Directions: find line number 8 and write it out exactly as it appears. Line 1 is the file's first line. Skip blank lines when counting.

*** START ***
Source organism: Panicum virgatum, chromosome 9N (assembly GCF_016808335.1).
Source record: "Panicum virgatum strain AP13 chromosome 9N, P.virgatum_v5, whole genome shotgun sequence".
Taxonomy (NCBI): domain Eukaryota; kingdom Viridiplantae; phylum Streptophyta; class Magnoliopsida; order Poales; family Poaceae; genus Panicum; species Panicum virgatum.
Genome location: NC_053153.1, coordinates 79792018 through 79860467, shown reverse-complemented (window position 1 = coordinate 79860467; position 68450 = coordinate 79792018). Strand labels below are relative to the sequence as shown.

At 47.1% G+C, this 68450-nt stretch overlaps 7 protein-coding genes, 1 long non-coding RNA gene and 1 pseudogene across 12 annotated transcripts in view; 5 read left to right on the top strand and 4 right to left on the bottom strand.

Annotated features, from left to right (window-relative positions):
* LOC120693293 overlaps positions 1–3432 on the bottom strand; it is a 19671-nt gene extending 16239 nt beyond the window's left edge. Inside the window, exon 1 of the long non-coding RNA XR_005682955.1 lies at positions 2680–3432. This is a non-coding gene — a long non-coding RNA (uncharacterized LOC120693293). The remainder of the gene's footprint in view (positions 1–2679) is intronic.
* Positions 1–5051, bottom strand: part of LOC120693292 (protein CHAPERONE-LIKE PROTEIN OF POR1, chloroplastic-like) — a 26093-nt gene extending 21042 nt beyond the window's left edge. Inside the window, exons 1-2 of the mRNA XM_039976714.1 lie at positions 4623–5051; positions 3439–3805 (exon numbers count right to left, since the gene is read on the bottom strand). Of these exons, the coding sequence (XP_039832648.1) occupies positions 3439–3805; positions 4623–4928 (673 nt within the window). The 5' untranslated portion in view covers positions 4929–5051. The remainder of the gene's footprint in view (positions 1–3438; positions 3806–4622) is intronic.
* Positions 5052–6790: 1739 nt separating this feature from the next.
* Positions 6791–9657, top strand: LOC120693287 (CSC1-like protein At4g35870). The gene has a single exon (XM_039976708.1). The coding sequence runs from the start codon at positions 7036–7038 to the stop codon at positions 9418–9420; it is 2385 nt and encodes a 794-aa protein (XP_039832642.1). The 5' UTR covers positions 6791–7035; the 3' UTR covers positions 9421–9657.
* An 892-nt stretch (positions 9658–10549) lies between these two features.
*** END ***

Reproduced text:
* Positions 1–5051, bottom strand: part of LOC120693292 (protein CHAPERONE-LIKE PROTEIN OF POR1, chloroplastic-like) — a 26093-nt gene extending 21042 nt beyond the window's left edge. Inside the window, exons 1-2 of the mRNA XM_039976714.1 lie at positions 4623–5051; positions 3439–3805 (exon numbers count right to left, since the gene is read on the bottom strand). Of these exons, the coding sequence (XP_039832648.1) occupies positions 3439–3805; positions 4623–4928 (673 nt within the window). The 5' untranslated portion in view covers positions 4929–5051. The remainder of the gene's footprint in view (positions 1–3438; positions 3806–4622) is intronic.